Crawfish Étouffée

Spicy crawfish tails smothered in a rich, buttery Creole sauce over white rice. Crawfish Étouffée is classic creole!

Étouffée (eh-two-fay) derives from the French word meaning “to smother.” The first crawfish étouffée was conjured up in Breaux Bridge, Louisiana, home of the native Acadians and known as real “Cajun Country.” In 1959, the Louisiana legislature officially designated Breaux Bridge as  “la capitale mondiale de l’ecrevisse”—the crawfish capital of the world. Yes, it’s that serious!

As with many classic creole dishes, making the roux is the first step in creating étouffée wonder. Combing butter, oil, and flour over low heat sets the foundation for a rich, thick, and slightly buttery flavor. An étouffée roux is a lighter, more blond roux, contrary to the reddish-brown gumbo roux, which gives the dish a sweeter taste. Once at the proper color and consistency, the roux is then married with the holy trinity, setting the stage for a what will be a very decadent crawfish étouffée .

Étouffée too has its Cajun and Creole variations. Creole étouffée of course includes butter, but also tomato sauce is added to the sauce. Cajun étouffée will have more of a brown color instead of blond, and no tomatoes. My personal batch is a hybrid of the two, whereas I use butter and oil, omit the tomatoes, and go for a slighter brown roux for added richness.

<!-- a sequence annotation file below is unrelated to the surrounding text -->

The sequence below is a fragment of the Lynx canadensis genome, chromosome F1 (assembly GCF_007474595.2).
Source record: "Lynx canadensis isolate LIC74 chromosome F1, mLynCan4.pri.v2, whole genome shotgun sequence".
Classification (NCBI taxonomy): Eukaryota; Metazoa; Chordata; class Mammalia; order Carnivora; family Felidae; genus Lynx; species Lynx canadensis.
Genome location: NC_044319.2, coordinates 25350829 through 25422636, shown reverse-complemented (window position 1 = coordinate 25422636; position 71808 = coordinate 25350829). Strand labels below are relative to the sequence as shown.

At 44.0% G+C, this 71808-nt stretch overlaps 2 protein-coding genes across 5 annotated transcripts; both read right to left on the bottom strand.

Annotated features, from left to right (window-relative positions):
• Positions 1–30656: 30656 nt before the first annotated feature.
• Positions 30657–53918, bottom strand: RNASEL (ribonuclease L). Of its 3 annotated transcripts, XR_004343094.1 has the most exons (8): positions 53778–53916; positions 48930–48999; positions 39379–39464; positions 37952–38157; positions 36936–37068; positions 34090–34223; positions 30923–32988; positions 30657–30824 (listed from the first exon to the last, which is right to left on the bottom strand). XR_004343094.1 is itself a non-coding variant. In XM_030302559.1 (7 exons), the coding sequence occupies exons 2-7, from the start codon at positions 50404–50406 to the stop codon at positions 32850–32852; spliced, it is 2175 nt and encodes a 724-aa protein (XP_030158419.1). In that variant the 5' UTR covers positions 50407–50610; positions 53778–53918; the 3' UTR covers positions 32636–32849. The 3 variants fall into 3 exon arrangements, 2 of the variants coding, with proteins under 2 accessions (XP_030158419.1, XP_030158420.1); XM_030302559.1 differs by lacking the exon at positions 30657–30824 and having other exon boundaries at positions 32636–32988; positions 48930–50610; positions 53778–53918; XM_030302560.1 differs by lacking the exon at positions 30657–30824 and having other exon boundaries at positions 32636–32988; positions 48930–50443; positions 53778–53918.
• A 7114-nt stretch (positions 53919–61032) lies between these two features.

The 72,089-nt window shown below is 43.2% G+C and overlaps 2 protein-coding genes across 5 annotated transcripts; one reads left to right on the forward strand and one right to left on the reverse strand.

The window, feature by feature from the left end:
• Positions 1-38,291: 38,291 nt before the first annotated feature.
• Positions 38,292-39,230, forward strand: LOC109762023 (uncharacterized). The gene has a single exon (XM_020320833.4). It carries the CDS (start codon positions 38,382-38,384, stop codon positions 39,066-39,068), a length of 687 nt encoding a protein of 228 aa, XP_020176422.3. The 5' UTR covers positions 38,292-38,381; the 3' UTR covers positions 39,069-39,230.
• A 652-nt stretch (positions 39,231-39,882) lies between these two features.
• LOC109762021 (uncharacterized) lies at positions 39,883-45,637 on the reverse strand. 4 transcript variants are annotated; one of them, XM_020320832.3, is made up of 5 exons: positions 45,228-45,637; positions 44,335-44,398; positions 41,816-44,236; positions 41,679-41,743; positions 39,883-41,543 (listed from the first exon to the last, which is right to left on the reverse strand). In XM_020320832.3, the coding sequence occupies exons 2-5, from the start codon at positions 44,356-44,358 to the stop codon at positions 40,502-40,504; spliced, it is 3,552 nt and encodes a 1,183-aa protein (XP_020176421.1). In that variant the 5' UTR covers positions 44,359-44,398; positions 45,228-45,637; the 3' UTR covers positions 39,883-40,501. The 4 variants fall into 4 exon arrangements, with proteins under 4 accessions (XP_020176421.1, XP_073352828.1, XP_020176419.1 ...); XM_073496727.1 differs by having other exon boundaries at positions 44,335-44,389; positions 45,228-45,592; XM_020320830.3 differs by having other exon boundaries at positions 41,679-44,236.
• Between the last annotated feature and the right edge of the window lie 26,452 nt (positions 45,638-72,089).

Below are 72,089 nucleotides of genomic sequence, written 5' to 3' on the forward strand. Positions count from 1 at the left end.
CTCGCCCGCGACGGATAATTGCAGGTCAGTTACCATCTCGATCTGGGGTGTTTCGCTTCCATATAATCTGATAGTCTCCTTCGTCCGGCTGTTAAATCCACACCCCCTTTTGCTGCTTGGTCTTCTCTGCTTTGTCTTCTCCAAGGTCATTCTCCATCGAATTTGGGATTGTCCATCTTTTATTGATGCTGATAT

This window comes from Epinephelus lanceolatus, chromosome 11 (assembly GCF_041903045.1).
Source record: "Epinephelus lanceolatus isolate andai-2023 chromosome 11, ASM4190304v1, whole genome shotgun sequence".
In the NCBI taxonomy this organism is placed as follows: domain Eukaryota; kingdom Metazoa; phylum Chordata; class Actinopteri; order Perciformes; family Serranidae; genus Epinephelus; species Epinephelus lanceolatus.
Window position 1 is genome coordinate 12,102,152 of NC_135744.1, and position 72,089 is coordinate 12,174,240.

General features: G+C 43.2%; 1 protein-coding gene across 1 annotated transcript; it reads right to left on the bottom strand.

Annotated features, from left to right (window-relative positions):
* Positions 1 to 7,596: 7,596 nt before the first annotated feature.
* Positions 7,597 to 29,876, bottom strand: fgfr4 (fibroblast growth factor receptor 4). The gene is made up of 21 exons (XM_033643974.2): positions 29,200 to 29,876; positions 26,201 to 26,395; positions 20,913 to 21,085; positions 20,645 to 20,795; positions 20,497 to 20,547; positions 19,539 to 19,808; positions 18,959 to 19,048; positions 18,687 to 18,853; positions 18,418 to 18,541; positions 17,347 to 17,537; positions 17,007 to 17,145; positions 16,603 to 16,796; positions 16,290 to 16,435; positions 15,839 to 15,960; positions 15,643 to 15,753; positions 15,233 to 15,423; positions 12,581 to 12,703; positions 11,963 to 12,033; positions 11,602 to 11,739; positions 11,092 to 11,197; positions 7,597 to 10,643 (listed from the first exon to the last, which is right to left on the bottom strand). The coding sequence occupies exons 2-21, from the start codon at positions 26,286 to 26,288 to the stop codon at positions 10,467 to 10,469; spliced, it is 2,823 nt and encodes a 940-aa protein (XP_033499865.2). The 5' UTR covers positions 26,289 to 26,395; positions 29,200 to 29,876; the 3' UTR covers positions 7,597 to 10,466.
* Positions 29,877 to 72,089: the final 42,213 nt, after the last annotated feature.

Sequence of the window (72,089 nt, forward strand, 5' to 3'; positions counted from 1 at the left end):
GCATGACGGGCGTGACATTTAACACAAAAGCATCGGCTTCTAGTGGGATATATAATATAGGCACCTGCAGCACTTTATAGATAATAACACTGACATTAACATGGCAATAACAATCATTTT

The key to creating that unique étouffée flavor is time. A slow simmer is what allows all of the various elements to marry together perfectly. New Orleans cuisine is all about layering of flavor, which is why each component is seasoned and created separately before coming together to be one amazing complete dish. Bon appétit!

Crawfish Étouffée

Difficulty: Intermediate Prep Time 20 min Cook Time 25 min Total Time 45 mins Servings: 12 Best Season: Spring


Spicy crawfish tails smothered in a rich, buttery Creole sauce over white rice, Crawfish Étouffée is the matriarch of New Orleans cuisine.



  1. Place crawfish in a bowl, season with cajun spices and liquid crab boil, and set aside.

  2. Melt butter in a medium pot.

  3. Shake in flour and stir until it’s the color of peanut butter.

  4. Stir in the vegetables and garlic, and saute.

  5. Add in seafood (or chicken) stock.

  6. Stir, taste and continue to season as you like.

  7. Reduce heat to simmer and cover for 15-20 mins., stirring occasionally.

  8. Add in crawfish and continue to simmer for 10 more minutes.

  9. Serve over white rice.

Keywords: crawfish, crawfish etouffee, creole

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